Permanent cosmetics makes looking good, convenient.
It takes most women 20 minutes to put on their faces in the morning, but it was taking Lenna Minassian that much time just to pencil on her eyebrows. So the 26-year-old Waltham woman, whose brows began to thin when she was 17, decided to find a permanent solution to her problem. She went to Angelbare, a salon in Newton Highlands that specializes in permanent cosmetics. There, owner Shahla Whitmore gave her a new set of arched brown eyebrows using a hair stroke method, with brown pigment and a needle.
“I wanted it to look natural, not like I had these tattoos on my face,” said Minassian, an Army sergeant who has a 7-month-old son, Ian. “Like tattooing, permanent cosmetics became legal in Massachusetts just two years ago. Since then Whitmore, a licensed esthetician who also performs micro dermabrasion, said cosmetics have become 80 percent of her business. A typical client will come for eyebrows and then return for eyeliner and/or lip pigmentation. That’s pretty much the path Christina Perry took. A long time electrolysis client of Whitmore’s, the 24 year-old Roslindale woman decided to have her eyebrows done to cover up some thinning near her nose and a scar near her left eye. “It was very subtle. No one could tell at all,” said Perry, who works for a nonprofit organization in Watertown.
The eyebrow work gave Perry the confidence to add permanent eyeliner and, most importantly, lip color. Friends who had always joked with her that she had no lips are now speechless. “It looks absolutely wonderful,” she said of her natural pink lips. “It doesn’t look like I have lipstick on.” Does it hurt? Not really, said Perry and Minassian, each of whom has a tattoo. Perry spent less than $1,000 combined for the three procedures, each of which can last five to 15 years. Whitmore said the average price for a procedure (and related follow-ups) is $500. How long permanent cosmetics last depends on your lifestyle. Though some can survive without reapplication for up to 15 years, “It’s only two to five years if you’re active,” she said.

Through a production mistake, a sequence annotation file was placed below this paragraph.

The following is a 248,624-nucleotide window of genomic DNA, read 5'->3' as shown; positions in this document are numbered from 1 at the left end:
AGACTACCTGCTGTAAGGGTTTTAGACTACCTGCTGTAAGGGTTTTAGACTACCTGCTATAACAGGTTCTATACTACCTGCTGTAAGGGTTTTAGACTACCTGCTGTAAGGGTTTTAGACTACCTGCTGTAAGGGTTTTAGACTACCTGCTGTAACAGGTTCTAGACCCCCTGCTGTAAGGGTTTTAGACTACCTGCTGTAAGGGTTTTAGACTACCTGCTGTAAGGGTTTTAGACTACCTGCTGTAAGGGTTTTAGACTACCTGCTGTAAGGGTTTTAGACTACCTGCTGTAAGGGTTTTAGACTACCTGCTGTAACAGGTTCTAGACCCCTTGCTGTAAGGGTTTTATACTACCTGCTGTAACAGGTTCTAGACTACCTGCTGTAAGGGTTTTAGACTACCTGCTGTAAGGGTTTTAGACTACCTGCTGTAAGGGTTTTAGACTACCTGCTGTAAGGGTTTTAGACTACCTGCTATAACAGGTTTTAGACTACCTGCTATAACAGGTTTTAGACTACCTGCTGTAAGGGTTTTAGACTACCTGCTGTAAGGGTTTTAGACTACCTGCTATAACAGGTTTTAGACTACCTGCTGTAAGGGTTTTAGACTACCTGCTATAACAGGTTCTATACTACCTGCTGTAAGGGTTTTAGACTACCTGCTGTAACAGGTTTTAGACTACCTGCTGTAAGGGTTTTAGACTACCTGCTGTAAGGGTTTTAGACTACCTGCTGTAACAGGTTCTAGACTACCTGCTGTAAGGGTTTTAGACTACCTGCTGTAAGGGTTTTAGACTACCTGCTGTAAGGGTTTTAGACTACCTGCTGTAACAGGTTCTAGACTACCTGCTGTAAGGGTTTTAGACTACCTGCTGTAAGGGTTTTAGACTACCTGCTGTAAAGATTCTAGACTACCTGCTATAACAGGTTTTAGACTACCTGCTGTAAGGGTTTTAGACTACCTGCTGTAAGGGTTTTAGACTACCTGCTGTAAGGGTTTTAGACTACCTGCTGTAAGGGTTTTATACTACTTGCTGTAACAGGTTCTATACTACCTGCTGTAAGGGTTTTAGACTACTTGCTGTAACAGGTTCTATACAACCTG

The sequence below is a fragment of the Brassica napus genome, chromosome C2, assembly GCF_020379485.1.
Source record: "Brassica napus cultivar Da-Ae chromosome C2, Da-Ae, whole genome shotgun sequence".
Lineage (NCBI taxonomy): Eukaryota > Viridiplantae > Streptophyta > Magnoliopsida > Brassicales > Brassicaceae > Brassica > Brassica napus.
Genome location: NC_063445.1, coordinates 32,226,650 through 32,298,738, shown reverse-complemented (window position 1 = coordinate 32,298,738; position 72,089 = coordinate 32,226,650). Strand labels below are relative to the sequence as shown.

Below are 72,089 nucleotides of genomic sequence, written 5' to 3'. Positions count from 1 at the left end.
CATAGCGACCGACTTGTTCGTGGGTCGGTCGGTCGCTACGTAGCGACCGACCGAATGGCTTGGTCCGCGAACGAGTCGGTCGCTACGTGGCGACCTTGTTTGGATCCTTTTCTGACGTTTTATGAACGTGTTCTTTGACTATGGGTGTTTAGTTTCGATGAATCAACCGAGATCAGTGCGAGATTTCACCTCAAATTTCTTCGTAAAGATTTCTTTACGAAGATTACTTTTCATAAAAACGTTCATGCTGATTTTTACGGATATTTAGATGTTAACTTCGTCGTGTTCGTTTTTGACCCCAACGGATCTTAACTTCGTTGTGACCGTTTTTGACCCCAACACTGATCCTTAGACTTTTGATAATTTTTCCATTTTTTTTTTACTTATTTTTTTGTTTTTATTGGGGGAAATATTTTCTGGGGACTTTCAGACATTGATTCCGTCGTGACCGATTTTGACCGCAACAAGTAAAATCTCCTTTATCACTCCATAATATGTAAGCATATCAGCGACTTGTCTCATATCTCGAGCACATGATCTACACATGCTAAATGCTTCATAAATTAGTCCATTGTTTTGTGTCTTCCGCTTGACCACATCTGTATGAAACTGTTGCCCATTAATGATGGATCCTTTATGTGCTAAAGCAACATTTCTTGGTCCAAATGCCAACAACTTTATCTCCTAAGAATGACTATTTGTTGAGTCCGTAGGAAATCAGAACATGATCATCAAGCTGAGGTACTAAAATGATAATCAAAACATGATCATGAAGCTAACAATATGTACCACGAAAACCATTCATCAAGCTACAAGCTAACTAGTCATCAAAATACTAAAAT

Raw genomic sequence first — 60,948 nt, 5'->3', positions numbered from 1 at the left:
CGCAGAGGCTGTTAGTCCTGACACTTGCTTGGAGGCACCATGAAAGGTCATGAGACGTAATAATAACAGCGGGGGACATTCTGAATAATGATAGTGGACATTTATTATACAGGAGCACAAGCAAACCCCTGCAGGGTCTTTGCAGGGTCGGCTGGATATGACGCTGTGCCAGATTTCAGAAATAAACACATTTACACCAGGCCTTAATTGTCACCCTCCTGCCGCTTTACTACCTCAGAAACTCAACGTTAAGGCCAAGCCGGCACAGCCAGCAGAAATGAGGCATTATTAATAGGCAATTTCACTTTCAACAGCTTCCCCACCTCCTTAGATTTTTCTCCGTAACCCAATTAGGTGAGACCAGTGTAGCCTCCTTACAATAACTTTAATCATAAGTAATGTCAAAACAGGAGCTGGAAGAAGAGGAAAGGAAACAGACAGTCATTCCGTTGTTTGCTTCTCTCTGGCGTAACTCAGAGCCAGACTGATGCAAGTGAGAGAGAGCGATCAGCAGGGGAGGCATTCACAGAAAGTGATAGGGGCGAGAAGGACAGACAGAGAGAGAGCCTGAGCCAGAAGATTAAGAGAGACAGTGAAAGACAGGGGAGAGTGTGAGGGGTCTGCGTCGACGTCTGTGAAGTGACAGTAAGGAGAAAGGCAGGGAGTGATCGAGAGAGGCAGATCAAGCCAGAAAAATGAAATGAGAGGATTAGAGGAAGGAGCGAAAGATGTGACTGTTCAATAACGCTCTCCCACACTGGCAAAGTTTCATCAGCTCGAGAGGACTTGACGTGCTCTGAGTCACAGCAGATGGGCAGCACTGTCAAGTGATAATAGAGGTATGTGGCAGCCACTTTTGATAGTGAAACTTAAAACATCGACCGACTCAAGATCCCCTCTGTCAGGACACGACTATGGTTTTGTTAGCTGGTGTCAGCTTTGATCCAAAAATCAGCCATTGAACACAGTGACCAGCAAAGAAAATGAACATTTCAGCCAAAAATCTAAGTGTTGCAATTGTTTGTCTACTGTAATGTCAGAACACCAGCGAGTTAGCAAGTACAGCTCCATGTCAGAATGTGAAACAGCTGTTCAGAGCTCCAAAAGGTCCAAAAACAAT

Massachusetts is (no surprise) a latecomer to the permanent cosmetics scene. Kate Ciampi, executive director of the Society of Permanent Cosmetic Professionals, said she had her won suburban Illinois studio for more than a decade. “I believe in your area they’re more conservative,” said Ciampi, adding that women in Florida, Texas, and California prefer coloring with “a more dramatic flair.”
Ciampi said the business has come far since she had to petition the phone company in the early 1990s just to get a listing. “It’s not just a vanity issue. Women just don’t have time anymore,” she said. “(They like) the wash-and wearability.” Convenience decided it for Minassian, who likes the idea of being able to go swimming or work out without worrying about her makeup running. She said she was initially afraid she might not like the eyebrows she would have to live with for years, but the result allayed her fears.
“I love it,” she said. “I absolutely love it.”